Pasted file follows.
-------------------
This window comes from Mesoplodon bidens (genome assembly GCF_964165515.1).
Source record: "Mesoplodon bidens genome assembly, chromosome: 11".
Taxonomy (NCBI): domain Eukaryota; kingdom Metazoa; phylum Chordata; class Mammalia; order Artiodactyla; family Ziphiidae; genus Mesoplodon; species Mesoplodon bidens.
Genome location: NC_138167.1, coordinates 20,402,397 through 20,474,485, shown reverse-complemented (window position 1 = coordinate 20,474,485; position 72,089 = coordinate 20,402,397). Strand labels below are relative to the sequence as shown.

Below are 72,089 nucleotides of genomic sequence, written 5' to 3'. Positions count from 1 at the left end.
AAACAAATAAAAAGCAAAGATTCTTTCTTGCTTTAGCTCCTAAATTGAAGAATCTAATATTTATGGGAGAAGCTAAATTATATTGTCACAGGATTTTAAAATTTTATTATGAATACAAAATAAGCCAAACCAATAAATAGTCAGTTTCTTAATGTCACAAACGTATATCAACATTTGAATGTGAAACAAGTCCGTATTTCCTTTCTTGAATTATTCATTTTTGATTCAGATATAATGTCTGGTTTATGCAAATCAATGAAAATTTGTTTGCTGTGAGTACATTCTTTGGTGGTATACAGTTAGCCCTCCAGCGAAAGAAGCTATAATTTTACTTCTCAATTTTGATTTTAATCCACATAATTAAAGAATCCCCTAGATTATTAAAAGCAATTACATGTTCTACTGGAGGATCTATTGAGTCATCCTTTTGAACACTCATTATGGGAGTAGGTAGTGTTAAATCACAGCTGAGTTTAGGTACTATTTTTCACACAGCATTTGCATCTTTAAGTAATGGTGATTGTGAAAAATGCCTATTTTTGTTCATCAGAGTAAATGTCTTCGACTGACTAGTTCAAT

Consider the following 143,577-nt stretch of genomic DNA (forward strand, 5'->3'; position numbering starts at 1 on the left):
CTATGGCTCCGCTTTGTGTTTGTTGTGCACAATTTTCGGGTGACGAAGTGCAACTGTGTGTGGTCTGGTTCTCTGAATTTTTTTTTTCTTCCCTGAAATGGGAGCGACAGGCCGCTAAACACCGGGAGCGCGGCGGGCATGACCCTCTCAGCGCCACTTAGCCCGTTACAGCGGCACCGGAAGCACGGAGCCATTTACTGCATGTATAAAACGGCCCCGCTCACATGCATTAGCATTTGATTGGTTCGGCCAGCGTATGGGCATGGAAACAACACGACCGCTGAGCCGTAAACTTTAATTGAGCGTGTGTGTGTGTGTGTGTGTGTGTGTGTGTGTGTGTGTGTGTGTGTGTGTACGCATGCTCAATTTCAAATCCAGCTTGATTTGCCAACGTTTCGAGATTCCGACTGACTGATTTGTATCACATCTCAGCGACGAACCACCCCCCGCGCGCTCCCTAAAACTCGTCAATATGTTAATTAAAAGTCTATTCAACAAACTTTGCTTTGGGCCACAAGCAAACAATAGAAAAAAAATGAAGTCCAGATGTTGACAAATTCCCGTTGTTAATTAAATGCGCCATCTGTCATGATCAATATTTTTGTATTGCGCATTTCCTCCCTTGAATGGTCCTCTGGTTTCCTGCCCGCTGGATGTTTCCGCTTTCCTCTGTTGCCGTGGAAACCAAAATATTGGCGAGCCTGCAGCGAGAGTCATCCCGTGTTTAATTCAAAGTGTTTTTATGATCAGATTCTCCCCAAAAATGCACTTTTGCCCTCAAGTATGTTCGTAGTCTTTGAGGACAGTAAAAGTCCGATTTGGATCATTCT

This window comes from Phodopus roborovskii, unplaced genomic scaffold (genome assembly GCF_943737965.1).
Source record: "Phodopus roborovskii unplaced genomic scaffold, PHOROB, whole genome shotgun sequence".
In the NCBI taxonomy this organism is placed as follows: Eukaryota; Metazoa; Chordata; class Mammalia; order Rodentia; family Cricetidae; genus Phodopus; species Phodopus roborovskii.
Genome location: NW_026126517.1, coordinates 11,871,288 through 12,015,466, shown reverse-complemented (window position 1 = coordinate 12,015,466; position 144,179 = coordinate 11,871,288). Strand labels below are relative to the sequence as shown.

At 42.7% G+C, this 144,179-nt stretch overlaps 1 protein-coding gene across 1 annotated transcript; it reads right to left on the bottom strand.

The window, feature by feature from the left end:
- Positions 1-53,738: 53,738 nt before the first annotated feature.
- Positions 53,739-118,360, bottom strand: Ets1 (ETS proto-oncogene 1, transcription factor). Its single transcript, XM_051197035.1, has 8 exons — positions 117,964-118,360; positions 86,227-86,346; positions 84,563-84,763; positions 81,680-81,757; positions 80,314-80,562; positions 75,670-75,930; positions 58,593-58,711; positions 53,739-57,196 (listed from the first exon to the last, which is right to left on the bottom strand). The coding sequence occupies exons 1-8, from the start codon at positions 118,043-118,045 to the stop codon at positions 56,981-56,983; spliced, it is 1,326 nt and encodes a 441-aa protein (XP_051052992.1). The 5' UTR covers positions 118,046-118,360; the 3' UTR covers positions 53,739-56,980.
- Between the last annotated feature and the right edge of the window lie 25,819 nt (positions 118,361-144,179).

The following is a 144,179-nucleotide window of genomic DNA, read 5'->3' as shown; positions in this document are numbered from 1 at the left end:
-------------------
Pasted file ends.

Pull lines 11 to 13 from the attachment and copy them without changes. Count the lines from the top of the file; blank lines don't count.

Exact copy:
In the NCBI taxonomy this organism is placed as follows: Eukaryota; Metazoa; Chordata; class Mammalia; order Rodentia; family Cricetidae; genus Phodopus; species Phodopus roborovskii.
Genome location: NW_026126517.1, coordinates 11,871,288 through 12,015,466, shown reverse-complemented (window position 1 = coordinate 12,015,466; position 144,179 = coordinate 11,871,288). Strand labels below are relative to the sequence as shown.

At 42.7% G+C, this 144,179-nt stretch overlaps 1 protein-coding gene across 1 annotated transcript; it reads right to left on the bottom strand.